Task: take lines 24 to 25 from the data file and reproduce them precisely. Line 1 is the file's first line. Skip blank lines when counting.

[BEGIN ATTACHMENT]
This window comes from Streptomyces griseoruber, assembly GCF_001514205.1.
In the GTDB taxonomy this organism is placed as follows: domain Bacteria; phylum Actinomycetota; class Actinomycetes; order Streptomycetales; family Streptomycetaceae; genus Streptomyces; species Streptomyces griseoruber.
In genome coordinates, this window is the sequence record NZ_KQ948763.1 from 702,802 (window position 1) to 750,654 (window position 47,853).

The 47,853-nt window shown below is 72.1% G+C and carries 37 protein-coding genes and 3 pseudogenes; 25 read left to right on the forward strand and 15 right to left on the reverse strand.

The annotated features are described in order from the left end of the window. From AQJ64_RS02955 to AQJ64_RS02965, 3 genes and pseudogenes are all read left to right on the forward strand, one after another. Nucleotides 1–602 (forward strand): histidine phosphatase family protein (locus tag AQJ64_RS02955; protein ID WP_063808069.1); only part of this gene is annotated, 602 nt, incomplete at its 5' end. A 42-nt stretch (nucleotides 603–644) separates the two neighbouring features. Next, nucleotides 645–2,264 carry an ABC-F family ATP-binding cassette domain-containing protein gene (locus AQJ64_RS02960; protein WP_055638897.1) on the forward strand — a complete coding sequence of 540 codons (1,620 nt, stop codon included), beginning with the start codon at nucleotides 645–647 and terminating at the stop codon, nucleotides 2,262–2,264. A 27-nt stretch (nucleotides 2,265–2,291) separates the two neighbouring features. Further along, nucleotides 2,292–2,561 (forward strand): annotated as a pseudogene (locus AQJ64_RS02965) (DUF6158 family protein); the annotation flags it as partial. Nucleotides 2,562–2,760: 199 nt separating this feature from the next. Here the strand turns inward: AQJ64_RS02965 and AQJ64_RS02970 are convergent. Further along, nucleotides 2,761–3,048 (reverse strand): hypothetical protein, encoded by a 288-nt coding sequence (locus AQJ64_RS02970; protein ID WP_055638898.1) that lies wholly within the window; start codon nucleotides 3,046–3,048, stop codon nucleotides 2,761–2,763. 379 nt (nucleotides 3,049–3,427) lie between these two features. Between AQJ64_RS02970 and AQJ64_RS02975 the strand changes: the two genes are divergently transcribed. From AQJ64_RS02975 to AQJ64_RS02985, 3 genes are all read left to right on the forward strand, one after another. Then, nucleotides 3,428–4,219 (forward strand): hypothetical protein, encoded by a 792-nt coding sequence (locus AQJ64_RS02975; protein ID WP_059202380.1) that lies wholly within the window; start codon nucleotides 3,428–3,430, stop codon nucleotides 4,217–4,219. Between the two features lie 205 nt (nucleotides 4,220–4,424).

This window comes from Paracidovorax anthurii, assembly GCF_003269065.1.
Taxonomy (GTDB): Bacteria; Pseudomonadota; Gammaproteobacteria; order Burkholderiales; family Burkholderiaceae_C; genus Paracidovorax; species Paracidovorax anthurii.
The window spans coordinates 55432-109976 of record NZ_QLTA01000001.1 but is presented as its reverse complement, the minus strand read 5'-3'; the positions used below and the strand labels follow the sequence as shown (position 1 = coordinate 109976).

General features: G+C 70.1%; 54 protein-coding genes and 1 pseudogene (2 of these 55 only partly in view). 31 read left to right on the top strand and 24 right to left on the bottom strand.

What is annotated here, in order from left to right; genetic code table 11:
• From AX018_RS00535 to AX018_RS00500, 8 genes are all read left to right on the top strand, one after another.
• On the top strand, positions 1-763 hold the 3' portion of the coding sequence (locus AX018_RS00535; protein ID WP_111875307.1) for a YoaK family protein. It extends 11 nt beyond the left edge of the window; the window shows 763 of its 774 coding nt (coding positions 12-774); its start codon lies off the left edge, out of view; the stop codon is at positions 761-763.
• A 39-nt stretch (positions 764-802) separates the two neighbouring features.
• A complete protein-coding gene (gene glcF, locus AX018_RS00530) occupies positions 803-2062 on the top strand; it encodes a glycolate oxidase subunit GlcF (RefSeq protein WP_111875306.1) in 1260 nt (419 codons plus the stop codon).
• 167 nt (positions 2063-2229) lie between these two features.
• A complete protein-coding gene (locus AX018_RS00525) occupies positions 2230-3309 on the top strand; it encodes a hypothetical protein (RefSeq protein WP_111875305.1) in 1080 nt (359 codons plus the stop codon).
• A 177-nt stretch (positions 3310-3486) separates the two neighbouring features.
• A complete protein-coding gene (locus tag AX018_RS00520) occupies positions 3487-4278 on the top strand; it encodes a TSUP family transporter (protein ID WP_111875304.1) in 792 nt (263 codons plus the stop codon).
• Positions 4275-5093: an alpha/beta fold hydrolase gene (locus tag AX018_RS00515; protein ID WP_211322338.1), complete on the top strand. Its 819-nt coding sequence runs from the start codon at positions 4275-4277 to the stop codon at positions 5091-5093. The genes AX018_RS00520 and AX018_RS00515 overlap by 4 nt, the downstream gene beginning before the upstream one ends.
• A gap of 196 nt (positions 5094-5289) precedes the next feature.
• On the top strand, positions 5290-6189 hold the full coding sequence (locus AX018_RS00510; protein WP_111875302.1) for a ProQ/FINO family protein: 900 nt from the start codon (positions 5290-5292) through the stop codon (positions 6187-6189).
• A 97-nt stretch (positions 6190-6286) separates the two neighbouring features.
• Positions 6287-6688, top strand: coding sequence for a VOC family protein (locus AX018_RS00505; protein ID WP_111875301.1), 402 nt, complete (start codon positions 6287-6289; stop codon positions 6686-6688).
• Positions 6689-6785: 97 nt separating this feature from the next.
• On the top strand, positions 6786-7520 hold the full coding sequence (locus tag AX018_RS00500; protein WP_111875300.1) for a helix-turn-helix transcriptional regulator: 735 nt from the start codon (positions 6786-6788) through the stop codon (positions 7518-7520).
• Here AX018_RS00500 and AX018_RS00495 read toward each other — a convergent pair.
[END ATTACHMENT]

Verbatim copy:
• Positions 6689-6785: 97 nt separating this feature from the next.
• On the top strand, positions 6786-7520 hold the full coding sequence (locus tag AX018_RS00500; protein WP_111875300.1) for a helix-turn-helix transcriptional regulator: 735 nt from the start codon (positions 6786-6788) through the stop codon (positions 7518-7520).